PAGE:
3.75 stars for the romance
4 stars for the secondary characters & themes
Though the main characters were lovely, though some secondary characters stole the show at times, though the love story was sooooo sweet(if a bit flowery), this was one of those times that the overarching themes outshined all of the rest.
The themes in this story encompassed redemption, forgiveness, family honor & love, and healing. Tristan Macgregor & Isobel Fergusson are the driving forces of these morals, which is the reason why I was able to overlook the fact that Tristan is not my usually preferred highlander hero AND Isobel was almost that typical heroine who fought her feelings for more than half the book.
Tristan, true to his namesake, goes on a quest to mend the rift that has caused two families, his family and the Fergussons, sorrow and toil. It's nothing new that Tristan is inspired by the only lass, Isobel, of the Fergusson family. Yet, he goes beyond his interest in her in order to win over her brothers, whom he treats with fairness, patience and much needed guidance.
While this may make Tristan seem the epitome of honor and savior, it is dually pitted against his inner turmoil to find himself and reconcile an uncomfortable divide that has kept him somewhat emotionally apart from his remarkable father, a father who has had to compete with the total love Tristan had given his most beloved late uncle, Robert Campbell.
He had lost as much as they had, even more, because he had lost his purpose when Robert Campbell died.
Two conflicts are underlain by a secret or more appropriately, the truth of about Tristan's uncle's death at the hands of a Fergusson, which is a truth revealed early in the story to the reader, fearfully withheld, and then gradually let out, but not before hearts are half-mended and old grudges start to melt.
Because of this, the forgiveness between the clans was much more believable. The author put the characters in situations where they got to know one another and see beyond their hatred and fear so that when it was time for the truth, most just understood it was more unnecessary tragedy that needed to be accepted and buried with the past.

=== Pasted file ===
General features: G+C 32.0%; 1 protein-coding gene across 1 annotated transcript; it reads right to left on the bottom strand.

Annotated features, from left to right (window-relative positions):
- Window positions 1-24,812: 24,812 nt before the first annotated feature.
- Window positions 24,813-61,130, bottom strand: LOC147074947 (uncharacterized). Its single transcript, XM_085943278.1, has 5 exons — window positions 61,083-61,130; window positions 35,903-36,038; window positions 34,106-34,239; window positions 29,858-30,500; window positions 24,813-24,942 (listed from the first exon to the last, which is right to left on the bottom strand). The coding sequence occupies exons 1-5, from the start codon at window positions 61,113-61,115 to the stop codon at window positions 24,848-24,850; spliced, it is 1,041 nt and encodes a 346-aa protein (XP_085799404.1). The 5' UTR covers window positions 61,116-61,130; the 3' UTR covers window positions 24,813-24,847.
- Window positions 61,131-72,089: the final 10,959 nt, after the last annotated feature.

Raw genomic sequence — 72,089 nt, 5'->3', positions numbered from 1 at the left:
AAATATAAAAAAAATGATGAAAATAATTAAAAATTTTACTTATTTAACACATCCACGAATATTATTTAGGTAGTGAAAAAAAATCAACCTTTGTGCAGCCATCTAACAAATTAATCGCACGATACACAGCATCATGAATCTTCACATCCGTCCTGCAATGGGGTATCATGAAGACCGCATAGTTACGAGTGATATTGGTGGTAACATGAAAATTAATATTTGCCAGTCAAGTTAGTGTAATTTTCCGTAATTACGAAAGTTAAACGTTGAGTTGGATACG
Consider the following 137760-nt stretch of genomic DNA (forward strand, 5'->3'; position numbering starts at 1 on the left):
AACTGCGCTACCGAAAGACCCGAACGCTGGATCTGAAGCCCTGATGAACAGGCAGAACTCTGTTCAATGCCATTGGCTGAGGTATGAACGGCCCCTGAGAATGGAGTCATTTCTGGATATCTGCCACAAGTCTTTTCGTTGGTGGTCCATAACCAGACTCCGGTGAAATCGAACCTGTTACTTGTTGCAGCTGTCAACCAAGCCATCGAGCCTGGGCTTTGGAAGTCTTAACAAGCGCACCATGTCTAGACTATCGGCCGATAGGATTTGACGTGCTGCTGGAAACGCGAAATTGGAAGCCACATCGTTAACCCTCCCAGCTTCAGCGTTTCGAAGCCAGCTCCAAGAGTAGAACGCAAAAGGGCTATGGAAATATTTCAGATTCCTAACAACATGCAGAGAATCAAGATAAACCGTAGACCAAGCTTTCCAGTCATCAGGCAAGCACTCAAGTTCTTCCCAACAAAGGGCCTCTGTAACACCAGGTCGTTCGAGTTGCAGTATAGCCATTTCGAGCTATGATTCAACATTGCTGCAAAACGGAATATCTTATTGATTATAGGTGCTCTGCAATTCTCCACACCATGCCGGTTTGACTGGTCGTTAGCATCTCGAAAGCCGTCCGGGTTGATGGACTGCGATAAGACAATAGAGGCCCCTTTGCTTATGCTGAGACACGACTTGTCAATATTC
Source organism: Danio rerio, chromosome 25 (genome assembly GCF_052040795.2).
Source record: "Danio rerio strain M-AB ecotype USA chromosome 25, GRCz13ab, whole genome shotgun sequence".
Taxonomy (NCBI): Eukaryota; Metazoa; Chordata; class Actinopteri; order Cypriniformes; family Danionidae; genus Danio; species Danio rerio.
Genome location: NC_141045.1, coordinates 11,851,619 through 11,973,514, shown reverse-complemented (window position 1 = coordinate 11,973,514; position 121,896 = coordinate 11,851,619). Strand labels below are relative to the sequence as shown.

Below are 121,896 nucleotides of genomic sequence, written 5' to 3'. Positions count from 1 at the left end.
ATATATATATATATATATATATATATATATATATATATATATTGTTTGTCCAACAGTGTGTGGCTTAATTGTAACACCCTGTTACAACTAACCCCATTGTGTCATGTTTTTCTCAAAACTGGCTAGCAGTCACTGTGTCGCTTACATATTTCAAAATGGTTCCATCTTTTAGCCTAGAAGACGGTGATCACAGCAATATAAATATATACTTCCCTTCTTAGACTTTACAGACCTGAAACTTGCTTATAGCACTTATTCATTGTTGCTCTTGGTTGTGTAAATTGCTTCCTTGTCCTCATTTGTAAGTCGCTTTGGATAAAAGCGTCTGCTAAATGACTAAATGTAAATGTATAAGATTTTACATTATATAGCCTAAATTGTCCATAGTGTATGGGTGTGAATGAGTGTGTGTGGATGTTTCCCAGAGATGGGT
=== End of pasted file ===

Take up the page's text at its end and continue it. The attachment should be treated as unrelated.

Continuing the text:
The journey of the characters, of Isobel and Tristan, of Isobel's brother's, of Tristan's family, was more profound that I'd expected. Tristan and Isobel's love was born from it because that love was as equally dependent on their families as it was on just their two hearts alone.
The love story was slow, heartwarming and sweet. So sweet
that whenever Tristan spoke of his love, he sounded more like a bard I pictured in cute man-tights holding out flute and flowers instead of a fierce highlander warrior in plaid with nothing beneath (snickers). Here is some of Tristan's poetry in its full gallant glory:
“I dreamed of yer face.”
“I would hold ye in my arms and never want another thing.”
“Dinna’ weep, fair Iseult, I will dash yer fears to pieces. I will change the things that sadden ye to things that give yer heart joy. I told ye,” he said, hooking his mouth into a gallant grin, “ ’tis what I do best.”
Really, I was rolling my eyes, sighing and thinking I was reading a ballad instead of Paula Quinn's story exposition, all at the same time. And Isobel complements this with her easy banter:
“Would ye vanquish all my dragons fer me, knight?”
Seriously, I almost fell into a sugar coma, which meant, for me, the story lagged at times, but thank goodness Tristan was also humorous and had a sharp wit. Though, ultimately what saved him in my eyes was the fact that he was ruthless with a sword and at least inwardly proud of his highlander heritage.
I liked this story and although it lacked the steam and heart racing of book #1, the overall setting and mood of it grew on me until I was smiling at the end. This is a story that I read and could appreciate the writer more for subtlety rather than flare. I am going to take a break for a moment to read something more "steamy" LOL and racy, but I shall be reading more of PQ's lovely weaves, henceforth!